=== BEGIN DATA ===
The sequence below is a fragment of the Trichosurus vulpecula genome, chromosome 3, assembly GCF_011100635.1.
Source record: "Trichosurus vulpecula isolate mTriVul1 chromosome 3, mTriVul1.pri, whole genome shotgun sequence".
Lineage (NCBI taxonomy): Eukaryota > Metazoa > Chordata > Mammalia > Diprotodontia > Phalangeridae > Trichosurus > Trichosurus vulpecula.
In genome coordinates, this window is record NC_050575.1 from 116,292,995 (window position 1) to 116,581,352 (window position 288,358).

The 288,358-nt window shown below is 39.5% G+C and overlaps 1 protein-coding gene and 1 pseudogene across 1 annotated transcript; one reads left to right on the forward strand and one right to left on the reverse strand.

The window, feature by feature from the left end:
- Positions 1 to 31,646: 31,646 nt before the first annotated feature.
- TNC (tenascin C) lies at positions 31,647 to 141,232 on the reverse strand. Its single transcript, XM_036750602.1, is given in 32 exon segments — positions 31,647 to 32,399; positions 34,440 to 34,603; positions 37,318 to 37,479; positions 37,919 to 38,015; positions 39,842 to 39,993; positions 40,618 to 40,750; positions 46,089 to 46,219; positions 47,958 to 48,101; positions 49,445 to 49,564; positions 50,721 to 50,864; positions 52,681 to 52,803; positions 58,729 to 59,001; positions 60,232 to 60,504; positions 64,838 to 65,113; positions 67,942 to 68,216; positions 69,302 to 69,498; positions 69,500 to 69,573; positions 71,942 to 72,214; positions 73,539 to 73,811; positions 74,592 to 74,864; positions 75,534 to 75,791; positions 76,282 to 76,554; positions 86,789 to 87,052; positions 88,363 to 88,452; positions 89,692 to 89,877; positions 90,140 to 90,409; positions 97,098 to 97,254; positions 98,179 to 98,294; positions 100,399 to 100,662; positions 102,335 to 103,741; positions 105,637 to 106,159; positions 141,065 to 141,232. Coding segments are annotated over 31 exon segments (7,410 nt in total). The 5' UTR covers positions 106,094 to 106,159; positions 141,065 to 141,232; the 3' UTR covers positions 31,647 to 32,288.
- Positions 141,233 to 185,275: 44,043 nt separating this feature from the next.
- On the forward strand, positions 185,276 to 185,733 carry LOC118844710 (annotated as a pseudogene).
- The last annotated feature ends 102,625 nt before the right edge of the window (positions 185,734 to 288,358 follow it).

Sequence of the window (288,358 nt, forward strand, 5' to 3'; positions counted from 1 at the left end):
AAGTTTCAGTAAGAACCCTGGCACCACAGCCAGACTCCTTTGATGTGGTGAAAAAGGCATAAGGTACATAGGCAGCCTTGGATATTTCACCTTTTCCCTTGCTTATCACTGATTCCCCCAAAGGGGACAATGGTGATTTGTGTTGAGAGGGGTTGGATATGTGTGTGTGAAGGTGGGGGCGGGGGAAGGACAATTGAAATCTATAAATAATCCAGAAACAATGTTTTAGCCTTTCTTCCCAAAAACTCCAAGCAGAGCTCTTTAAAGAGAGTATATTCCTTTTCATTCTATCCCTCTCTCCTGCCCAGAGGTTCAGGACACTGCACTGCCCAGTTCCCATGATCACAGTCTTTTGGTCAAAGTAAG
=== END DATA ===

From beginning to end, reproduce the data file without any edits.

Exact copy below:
The sequence below is a fragment of the Trichosurus vulpecula genome, chromosome 3, assembly GCF_011100635.1.
Source record: "Trichosurus vulpecula isolate mTriVul1 chromosome 3, mTriVul1.pri, whole genome shotgun sequence".
Lineage (NCBI taxonomy): Eukaryota > Metazoa > Chordata > Mammalia > Diprotodontia > Phalangeridae > Trichosurus > Trichosurus vulpecula.
In genome coordinates, this window is record NC_050575.1 from 116,292,995 (window position 1) to 116,581,352 (window position 288,358).

The 288,358-nt window shown below is 39.5% G+C and overlaps 1 protein-coding gene and 1 pseudogene across 1 annotated transcript; one reads left to right on the forward strand and one right to left on the reverse strand.

The window, feature by feature from the left end:
- Positions 1 to 31,646: 31,646 nt before the first annotated feature.
- TNC (tenascin C) lies at positions 31,647 to 141,232 on the reverse strand. Its single transcript, XM_036750602.1, is given in 32 exon segments — positions 31,647 to 32,399; positions 34,440 to 34,603; positions 37,318 to 37,479; positions 37,919 to 38,015; positions 39,842 to 39,993; positions 40,618 to 40,750; positions 46,089 to 46,219; positions 47,958 to 48,101; positions 49,445 to 49,564; positions 50,721 to 50,864; positions 52,681 to 52,803; positions 58,729 to 59,001; positions 60,232 to 60,504; positions 64,838 to 65,113; positions 67,942 to 68,216; positions 69,302 to 69,498; positions 69,500 to 69,573; positions 71,942 to 72,214; positions 73,539 to 73,811; positions 74,592 to 74,864; positions 75,534 to 75,791; positions 76,282 to 76,554; positions 86,789 to 87,052; positions 88,363 to 88,452; positions 89,692 to 89,877; positions 90,140 to 90,409; positions 97,098 to 97,254; positions 98,179 to 98,294; positions 100,399 to 100,662; positions 102,335 to 103,741; positions 105,637 to 106,159; positions 141,065 to 141,232. Coding segments are annotated over 31 exon segments (7,410 nt in total). The 5' UTR covers positions 106,094 to 106,159; positions 141,065 to 141,232; the 3' UTR covers positions 31,647 to 32,288.
- Positions 141,233 to 185,275: 44,043 nt separating this feature from the next.
- On the forward strand, positions 185,276 to 185,733 carry LOC118844710 (annotated as a pseudogene).
- The last annotated feature ends 102,625 nt before the right edge of the window (positions 185,734 to 288,358 follow it).

Sequence of the window (288,358 nt, forward strand, 5' to 3'; positions counted from 1 at the left end):
AAGTTTCAGTAAGAACCCTGGCACCACAGCCAGACTCCTTTGATGTGGTGAAAAAGGCATAAGGTACATAGGCAGCCTTGGATATTTCACCTTTTCCCTTGCTTATCACTGATTCCCCCAAAGGGGACAATGGTGATTTGTGTTGAGAGGGGTTGGATATGTGTGTGTGAAGGTGGGGGCGGGGGAAGGACAATTGAAATCTATAAATAATCCAGAAACAATGTTTTAGCCTTTCTTCCCAAAAACTCCAAGCAGAGCTCTTTAAAGAGAGTATATTCCTTTTCATTCTATCCCTCTCTCCTGCCCAGAGGTTCAGGACACTGCACTGCCCAGTTCCCATGATCACAGTCTTTTGGTCAAAGTAAG